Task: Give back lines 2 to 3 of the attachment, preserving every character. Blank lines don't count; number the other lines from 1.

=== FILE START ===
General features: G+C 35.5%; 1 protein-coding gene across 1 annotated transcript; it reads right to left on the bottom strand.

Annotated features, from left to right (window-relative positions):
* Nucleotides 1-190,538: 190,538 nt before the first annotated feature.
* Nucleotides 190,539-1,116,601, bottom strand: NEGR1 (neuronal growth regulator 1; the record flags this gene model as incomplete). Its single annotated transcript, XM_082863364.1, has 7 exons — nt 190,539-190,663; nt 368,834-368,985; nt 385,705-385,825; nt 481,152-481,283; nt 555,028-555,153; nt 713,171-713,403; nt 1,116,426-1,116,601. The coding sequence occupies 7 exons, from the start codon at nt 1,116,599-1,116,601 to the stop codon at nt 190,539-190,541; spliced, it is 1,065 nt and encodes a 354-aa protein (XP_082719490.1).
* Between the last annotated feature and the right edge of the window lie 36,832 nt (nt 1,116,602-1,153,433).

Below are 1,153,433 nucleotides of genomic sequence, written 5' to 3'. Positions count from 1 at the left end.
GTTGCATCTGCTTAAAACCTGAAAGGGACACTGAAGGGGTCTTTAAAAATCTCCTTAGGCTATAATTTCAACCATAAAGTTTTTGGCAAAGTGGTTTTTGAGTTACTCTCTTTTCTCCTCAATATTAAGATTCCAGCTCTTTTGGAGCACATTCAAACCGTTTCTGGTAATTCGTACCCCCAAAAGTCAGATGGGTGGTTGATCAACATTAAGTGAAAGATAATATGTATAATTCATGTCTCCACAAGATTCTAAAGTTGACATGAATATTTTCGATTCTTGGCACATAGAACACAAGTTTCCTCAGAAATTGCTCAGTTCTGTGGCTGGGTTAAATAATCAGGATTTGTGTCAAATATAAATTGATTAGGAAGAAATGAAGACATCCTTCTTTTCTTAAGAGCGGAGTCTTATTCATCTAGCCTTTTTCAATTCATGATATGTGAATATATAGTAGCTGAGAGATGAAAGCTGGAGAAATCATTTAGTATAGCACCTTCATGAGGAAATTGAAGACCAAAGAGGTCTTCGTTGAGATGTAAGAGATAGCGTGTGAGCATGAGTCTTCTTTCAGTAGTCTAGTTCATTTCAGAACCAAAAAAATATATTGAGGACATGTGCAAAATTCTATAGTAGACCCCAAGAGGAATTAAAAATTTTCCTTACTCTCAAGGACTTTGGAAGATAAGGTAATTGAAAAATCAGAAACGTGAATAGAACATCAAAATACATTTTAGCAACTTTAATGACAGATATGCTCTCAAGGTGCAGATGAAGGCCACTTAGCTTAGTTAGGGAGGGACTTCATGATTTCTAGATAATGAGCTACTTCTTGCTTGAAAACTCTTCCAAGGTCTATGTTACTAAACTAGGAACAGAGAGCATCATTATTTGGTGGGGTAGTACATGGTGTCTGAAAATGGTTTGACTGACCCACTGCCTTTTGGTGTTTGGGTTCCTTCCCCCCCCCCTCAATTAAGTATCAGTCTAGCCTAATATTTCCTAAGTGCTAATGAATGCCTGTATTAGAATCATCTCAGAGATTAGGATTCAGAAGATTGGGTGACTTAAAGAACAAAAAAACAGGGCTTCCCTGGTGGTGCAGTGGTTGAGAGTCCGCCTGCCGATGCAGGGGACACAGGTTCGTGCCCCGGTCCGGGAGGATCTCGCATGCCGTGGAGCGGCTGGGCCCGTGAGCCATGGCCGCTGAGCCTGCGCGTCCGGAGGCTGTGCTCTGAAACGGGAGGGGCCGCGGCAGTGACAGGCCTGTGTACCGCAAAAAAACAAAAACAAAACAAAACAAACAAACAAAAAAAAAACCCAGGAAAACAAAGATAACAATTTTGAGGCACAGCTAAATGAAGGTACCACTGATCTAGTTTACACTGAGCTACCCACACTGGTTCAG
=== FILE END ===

Annotated features, from left to right (window-relative positions):
* Nucleotides 1-190,538: 190,538 nt before the first annotated feature.